Code 1975, § 15-18-66 (1982 Repl.Vol.).

The Court of Criminal Appeals states that included in the concept of special damages is the right to receive punitive damages. This, however, is incorrect. The purpose of the above-cited statute, as announced by the legislature, is to ensure

"... that all perpetrators of criminal activity or conduct be required to fully compensate all victims of such conduct or activity for any pecuniary loss, damage or injury as a direct or indirect result thereof...." (Emphasis added.)

Code 1975, § 15-18-65 (1982 Repl.Vol.). These special damages, then, are based on the theory of compensation. In Birmingham Waterworks Co. v. Keiley, the Court of Appeals discussed the issue of damages, and stated:

"Actual damages are recoverable at law, out of a wrongdoer by the injured party as a matter of right as compensation for the actual loss sustained by him by reason of such wrong. Punitive damages are damages over and above such sum as will compensate a person for his actual loss, and the law permits their imposition, in proper cases, at the discretion of the jury, not because the party injured is entitled to them as matter of right, but as punishment to the wrongdoer, and to deter him and others in similar businesses from such wrongdoing in the future."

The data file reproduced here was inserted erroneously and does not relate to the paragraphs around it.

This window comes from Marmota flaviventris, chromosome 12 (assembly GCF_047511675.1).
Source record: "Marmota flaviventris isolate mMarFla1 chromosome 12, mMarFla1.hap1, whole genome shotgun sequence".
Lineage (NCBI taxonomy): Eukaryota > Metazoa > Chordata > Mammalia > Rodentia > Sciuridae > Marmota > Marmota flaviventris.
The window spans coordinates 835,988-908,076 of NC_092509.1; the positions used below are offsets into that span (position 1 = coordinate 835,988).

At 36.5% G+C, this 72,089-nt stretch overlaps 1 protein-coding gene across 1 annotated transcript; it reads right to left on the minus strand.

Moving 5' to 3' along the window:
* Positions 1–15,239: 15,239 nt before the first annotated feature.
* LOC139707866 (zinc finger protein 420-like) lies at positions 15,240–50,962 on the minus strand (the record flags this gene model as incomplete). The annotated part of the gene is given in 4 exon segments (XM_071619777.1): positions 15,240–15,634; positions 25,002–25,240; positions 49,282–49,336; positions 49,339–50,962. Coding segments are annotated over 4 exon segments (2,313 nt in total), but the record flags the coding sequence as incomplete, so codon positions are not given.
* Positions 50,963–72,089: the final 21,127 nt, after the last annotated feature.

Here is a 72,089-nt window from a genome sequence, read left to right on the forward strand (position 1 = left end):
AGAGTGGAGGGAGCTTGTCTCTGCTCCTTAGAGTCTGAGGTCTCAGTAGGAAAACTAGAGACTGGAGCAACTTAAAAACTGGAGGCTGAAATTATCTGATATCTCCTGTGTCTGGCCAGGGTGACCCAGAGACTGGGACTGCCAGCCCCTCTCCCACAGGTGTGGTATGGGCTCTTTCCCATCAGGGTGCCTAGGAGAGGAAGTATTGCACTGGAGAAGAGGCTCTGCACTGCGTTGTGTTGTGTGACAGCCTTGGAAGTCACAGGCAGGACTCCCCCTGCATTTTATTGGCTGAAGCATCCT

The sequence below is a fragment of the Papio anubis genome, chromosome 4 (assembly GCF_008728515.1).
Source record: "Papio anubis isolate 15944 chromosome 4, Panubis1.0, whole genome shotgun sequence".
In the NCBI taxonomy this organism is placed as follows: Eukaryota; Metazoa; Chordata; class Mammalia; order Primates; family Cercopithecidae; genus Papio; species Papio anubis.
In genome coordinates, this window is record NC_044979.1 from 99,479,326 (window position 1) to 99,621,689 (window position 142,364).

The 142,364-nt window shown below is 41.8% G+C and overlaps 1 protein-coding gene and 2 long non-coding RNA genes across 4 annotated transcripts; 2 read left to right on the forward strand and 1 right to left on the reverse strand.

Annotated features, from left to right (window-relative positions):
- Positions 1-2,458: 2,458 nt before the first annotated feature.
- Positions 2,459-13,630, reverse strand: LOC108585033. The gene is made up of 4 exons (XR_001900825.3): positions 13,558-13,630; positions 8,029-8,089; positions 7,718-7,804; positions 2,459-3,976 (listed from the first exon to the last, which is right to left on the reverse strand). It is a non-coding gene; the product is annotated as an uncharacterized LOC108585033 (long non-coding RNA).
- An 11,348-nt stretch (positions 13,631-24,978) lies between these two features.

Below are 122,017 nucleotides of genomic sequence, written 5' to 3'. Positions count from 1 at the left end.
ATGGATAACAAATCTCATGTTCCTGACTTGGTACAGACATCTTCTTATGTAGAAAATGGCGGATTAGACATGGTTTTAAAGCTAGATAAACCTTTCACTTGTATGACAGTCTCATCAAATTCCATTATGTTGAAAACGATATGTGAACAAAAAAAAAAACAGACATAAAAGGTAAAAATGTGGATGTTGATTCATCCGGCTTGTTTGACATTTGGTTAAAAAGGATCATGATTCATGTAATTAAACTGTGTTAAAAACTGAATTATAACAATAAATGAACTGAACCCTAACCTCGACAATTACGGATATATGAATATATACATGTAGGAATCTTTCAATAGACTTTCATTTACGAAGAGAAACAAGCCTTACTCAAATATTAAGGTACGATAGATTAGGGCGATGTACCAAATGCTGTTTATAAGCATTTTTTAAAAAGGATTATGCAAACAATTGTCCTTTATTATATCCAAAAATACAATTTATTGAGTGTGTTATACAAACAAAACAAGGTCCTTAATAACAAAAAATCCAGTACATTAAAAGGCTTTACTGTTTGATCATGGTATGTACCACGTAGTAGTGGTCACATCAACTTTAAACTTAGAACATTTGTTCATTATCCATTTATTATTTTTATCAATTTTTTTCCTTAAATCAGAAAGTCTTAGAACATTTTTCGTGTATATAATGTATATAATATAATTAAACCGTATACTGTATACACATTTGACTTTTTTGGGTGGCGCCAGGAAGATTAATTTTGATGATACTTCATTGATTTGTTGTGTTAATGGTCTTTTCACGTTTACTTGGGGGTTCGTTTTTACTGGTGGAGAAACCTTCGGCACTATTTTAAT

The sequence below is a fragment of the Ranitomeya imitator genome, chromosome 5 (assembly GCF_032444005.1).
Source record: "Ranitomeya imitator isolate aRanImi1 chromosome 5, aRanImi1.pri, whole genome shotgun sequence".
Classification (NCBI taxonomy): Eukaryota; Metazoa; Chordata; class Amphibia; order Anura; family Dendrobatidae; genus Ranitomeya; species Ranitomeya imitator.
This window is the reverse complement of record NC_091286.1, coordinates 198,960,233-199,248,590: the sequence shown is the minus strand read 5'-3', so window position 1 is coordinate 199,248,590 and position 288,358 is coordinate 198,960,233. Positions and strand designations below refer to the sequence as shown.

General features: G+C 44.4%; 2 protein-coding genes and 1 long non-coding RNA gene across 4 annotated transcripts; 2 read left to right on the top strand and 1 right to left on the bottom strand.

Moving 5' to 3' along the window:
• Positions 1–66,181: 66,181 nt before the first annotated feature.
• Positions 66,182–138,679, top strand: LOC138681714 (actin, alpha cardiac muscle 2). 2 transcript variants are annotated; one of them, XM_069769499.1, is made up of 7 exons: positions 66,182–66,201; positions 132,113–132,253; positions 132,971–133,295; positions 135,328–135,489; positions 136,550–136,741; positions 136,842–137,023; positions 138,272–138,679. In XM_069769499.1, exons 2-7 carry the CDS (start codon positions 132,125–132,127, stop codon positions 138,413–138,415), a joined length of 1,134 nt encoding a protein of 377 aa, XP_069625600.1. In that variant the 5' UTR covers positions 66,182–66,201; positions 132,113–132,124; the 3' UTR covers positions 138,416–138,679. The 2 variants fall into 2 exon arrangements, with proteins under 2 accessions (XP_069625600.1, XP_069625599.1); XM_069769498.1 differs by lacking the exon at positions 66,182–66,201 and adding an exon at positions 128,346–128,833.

2 Ala.App. 629, 637, 56 So. 838, 841 (1911), citing Oliver v. Columbia, N. & L. R.R. Co., 65 S.C. 1, 43 S.E. 307 (1902). The legislative intent of the restitution statute is to compensate, and not to punish. We, therefore, hold that the special damages that the victim is entitled to in this case are limited to an amount which fully compensates the victim, and these damages may not be punitive in nature.

Having settled the question concerning what type of damages are allowable for restitution, we now focus on the main issue offered for our review in this case: whether the Court of Criminal Appeals erred in affirming the trial court's order of restitution.